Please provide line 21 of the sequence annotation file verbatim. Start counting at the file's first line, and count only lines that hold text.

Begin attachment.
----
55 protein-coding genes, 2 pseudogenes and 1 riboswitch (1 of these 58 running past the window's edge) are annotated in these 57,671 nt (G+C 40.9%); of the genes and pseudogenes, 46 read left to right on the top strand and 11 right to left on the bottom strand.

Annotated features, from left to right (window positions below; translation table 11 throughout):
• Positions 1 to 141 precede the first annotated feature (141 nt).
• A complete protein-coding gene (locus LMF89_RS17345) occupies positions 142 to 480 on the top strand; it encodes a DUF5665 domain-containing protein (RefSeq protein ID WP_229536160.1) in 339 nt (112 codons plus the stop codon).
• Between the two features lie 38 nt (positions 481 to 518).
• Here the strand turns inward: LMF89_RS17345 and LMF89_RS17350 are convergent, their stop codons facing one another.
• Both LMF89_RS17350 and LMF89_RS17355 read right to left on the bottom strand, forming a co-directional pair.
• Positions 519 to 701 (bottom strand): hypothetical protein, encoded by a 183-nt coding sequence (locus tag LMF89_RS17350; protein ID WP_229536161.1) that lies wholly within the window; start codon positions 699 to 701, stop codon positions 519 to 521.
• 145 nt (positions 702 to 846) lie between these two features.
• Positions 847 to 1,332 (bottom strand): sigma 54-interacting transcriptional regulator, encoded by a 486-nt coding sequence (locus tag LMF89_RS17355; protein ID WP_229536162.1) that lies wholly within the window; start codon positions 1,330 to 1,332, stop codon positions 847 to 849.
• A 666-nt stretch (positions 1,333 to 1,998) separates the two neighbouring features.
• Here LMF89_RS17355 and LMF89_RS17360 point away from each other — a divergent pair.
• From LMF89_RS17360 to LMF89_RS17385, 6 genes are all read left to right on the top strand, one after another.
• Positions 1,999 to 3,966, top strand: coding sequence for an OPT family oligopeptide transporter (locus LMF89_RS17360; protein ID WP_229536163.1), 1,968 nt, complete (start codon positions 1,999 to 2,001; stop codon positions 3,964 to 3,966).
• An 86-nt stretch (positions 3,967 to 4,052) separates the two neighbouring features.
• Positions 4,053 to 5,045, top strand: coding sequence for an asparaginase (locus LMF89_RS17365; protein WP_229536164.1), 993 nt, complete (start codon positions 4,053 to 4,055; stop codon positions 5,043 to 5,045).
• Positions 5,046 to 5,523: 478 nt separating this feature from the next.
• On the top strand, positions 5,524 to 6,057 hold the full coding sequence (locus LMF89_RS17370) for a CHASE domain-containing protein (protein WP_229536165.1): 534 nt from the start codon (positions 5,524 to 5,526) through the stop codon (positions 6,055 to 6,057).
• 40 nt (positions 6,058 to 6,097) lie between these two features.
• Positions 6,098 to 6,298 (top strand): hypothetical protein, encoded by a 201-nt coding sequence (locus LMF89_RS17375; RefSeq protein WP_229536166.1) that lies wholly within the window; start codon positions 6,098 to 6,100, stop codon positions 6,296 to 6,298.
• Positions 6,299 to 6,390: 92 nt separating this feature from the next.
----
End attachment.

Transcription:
• Positions 6,299 to 6,390: 92 nt separating this feature from the next.